Weight

I grew up scrawny, which always sort of bugged me, convinced the girls wouldn't be too impressed. On the other hand, I was always the tallest guy in class, which surely must count for something. Actually, in the fifth grade, a new student transferred in who was an inch taller, but I hit more home runs than him, and by the end of that year, he moved. So, I was back to my full stature among classmates.

The ultimate sex machine?
By ninth grade, I was mostly done growing, at least naturally. Here are the statistics: 6'4" at 138 pounds. Definitely a bean pole, as this wrestling photograph from that time indicates.

Same thing all throughout high school, but definitely more hirsute by senior year. Despite the fact I considered my weedy physique a definite impediment with the opposite sex, I deliberately kept my weight down, and here's why.

Viet Nam.

This was on everyone's mind in 1970. I was royally pissed. All I wanted to do was read books and learn new things, and the Fed needed me to kill people I didn't even know, half a world away, for a not overly compelling reason. I made a very deliberate decision then and there: I would never serve under any conditions, for any reason. I'm not a Quaker, but was committed from the get-go never to hold a gun, especially aimed at another human being, for any cause, regardless of the consequences. By high school I had already come to the conclusion that there was enough of that over the centuries, and wanted no part of continuing the tradition. As the character H. G. Wells put it in that wonderful Nicholas Meyer film, Time after Time:
"The first man to raise his fist, is the man who has run out of ideas."
So what's that got to do with my undernourished carcass? This. The church I was compelled to attend (another abomination to be shucked as soon as I was on my own) had sponsored some sessions on how to avoid the draft. This was perhaps the one useful activity that organization ever sponsored. I learned from the chap conducting the get-together that there were weight and height cutoffs which could disqualify a person. In particular, at my height, the minimum weight requirement was 128 pounds.

That's just a fraction from where I was! I figured I could cut ten pounds by diligence should my lottery number come up, my turn in the barrel, so to speak. So, I elected to keep my body weight static during the interim. By the way, my old man, who had been an officer stationed in London during World War II, was in perfect accord with my decision.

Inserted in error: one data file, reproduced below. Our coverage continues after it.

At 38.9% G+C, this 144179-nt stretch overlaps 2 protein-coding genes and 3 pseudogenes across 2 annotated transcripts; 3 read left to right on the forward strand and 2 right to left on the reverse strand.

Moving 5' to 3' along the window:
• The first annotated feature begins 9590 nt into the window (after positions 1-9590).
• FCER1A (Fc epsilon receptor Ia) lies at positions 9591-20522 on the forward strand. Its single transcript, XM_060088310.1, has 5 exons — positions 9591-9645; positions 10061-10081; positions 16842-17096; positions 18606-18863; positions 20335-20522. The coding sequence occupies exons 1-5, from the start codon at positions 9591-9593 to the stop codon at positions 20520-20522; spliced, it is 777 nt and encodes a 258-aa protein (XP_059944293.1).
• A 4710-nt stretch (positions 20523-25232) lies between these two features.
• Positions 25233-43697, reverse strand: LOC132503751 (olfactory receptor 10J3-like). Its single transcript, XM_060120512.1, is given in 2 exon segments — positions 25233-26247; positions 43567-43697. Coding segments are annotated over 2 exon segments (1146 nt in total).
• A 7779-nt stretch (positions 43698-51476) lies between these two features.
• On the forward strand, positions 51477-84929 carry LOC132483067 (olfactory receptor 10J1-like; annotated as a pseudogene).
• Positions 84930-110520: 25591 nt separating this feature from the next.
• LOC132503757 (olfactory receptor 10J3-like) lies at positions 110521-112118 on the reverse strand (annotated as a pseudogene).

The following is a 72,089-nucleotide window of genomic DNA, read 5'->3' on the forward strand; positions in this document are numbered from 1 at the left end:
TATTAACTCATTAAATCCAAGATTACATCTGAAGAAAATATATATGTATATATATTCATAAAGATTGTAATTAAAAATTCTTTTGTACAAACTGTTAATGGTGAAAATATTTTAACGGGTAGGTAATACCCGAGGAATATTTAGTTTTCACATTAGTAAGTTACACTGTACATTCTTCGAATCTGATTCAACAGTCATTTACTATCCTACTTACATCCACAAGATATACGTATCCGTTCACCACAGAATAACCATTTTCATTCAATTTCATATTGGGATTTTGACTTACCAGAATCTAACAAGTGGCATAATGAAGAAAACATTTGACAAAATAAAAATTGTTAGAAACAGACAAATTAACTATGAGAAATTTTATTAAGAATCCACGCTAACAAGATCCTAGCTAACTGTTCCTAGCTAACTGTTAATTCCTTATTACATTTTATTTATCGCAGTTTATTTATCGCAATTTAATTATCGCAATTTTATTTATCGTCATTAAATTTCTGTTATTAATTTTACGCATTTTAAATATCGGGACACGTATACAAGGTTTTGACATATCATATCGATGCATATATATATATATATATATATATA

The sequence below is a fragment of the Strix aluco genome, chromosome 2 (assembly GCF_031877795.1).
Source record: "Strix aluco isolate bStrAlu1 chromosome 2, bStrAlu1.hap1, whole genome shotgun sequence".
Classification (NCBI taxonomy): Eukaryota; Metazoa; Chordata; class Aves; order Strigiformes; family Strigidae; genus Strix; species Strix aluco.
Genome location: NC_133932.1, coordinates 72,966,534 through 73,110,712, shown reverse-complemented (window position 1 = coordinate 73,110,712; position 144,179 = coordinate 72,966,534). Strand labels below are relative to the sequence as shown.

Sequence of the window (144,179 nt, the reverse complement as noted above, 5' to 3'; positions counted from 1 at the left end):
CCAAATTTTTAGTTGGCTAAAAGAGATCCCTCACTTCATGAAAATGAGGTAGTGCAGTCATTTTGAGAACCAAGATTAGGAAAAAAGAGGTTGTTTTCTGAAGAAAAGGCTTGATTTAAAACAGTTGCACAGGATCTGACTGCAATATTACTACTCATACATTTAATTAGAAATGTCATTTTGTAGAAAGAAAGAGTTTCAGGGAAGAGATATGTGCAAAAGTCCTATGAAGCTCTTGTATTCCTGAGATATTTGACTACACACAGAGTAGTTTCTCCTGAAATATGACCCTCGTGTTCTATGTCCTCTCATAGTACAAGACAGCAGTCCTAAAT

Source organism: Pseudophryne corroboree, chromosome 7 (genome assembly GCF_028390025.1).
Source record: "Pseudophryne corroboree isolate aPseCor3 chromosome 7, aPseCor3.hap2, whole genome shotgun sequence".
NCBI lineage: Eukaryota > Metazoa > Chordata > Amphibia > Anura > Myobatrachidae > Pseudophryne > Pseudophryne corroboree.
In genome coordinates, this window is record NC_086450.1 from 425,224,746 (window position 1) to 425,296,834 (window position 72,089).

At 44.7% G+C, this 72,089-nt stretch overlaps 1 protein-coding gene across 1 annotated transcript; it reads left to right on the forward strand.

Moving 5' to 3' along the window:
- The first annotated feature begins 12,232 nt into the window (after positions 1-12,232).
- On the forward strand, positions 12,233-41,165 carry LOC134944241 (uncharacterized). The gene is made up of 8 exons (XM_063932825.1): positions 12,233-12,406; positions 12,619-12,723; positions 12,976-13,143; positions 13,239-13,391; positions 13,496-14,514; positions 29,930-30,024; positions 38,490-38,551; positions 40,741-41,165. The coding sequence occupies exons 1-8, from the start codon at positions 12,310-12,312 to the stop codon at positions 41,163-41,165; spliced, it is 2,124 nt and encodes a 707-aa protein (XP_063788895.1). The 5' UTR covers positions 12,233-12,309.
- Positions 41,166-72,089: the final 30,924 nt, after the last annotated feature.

I spent senior year terribly self-conscious about my bony appearance, convinced I would never attract a girlfriend. But at least I wouldn't be going against my conscience and aiming weaponry at a fellow inhabitant.


It was a long wait, but by the following year, I was in the clear; my draft lottery number was considerably toward the middle and I felt safe at last. This was probably the only time in my life I found myself near the center of a distribution! But isn't that the pits? At such an age, one should be thinking about creating, not destroying. Gibbon ought to be required reading for anyone who thinks they're fit to run the country and make us do things contrary to conscience.


My brother was a national champion powerlifter, and by this time I was living with him, as described elsewhere here. I began to work out with Bill, becoming very interested in the sport, above and beyond just trying to gain some weight.


We took our workouts at the YMCA, Mondays, Tuesdays, Thursdays and Saturdays, each one running about three hours. Naturally, with the increased output, it was essential that I change my diet big time. Now we get to the part you're not going to believe, but I'll swear on the Book of the Law it's all true. Each and every day I consumed:
  • one pound of ground beef
  • one pound of fish
  • one tub of peanut butter
  • one carton of cottage cheese
  • one gallon of whole milk
...in addition to a "health" malt every hour on the hour during the daylight. Health malts consisted of a quart of milk, a couple eggs, a cup of Hoffman's Quick Weight Gain powder, a half cup of honey, and a half cup of dessicated liver powder. In between, I also consumed no end of Abdullah energy bars (molasses, honey, coconut and figs making them up), and countless cans of Nutrament, which I bought by the case from Madsens.

This was not hit or miss, by the way. Bill and I had worked out a careful regimen, committed to paper with checkboxes to be filled in religiously. I don't recall the exact figures, but it was somewhere around 10,000 calories, and a couple hundred grams of protein daily. My buddy Joe, described elsewhere here, was convinced I was killing myself.

I've never been able to gain weight easily so this took sheer concentrated work, total diligence. I was constantly nauseous from eating, and of course all that input does have an impact elsewhere in life, to put it daintily. But I was so committed, I didn't care. And the workouts were like heading into a torture chamber. My back and legs were in a constant state of agony.

But guess what? My weight began to creep up from that scrawny 138 pounds. First 150, then 170, then 175, and then 185, and then...

Competing in the 185 lb. weight class
It was time for my first powerlifting competition. This was an intramural affair at Potato State College as it was then known. The pictures here show the contest in progress.